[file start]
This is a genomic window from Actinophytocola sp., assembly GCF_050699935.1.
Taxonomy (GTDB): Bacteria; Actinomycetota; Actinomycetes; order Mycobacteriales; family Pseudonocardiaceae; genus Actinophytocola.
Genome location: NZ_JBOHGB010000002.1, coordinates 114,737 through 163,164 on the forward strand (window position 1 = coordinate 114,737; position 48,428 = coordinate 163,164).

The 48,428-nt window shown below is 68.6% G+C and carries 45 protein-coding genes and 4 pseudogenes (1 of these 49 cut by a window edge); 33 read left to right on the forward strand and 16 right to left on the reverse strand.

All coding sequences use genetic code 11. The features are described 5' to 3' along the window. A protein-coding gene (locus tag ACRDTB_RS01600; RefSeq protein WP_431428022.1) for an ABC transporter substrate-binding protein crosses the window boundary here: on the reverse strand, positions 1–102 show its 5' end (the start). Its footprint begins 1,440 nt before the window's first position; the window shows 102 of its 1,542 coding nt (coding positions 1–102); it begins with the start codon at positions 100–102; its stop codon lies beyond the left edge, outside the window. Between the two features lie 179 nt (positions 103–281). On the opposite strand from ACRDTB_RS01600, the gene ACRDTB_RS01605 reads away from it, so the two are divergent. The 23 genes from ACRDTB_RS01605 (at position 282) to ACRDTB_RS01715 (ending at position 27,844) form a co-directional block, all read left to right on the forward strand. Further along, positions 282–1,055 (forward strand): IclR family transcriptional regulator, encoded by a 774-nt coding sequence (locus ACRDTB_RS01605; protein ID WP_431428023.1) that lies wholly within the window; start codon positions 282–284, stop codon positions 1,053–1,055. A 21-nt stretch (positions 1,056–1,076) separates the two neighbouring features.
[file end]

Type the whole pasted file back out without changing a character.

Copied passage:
This is a genomic window from Actinophytocola sp., assembly GCF_050699935.1.
Taxonomy (GTDB): Bacteria; Actinomycetota; Actinomycetes; order Mycobacteriales; family Pseudonocardiaceae; genus Actinophytocola.
Genome location: NZ_JBOHGB010000002.1, coordinates 114,737 through 163,164 on the forward strand (window position 1 = coordinate 114,737; position 48,428 = coordinate 163,164).

The 48,428-nt window shown below is 68.6% G+C and carries 45 protein-coding genes and 4 pseudogenes (1 of these 49 cut by a window edge); 33 read left to right on the forward strand and 16 right to left on the reverse strand.

All coding sequences use genetic code 11. The features are described 5' to 3' along the window. A protein-coding gene (locus tag ACRDTB_RS01600; RefSeq protein WP_431428022.1) for an ABC transporter substrate-binding protein crosses the window boundary here: on the reverse strand, positions 1–102 show its 5' end (the start). Its footprint begins 1,440 nt before the window's first position; the window shows 102 of its 1,542 coding nt (coding positions 1–102); it begins with the start codon at positions 100–102; its stop codon lies beyond the left edge, outside the window. Between the two features lie 179 nt (positions 103–281). On the opposite strand from ACRDTB_RS01600, the gene ACRDTB_RS01605 reads away from it, so the two are divergent. The 23 genes from ACRDTB_RS01605 (at position 282) to ACRDTB_RS01715 (ending at position 27,844) form a co-directional block, all read left to right on the forward strand. Further along, positions 282–1,055 (forward strand): IclR family transcriptional regulator, encoded by a 774-nt coding sequence (locus ACRDTB_RS01605; protein ID WP_431428023.1) that lies wholly within the window; start codon positions 282–284, stop codon positions 1,053–1,055. A 21-nt stretch (positions 1,056–1,076) separates the two neighbouring features.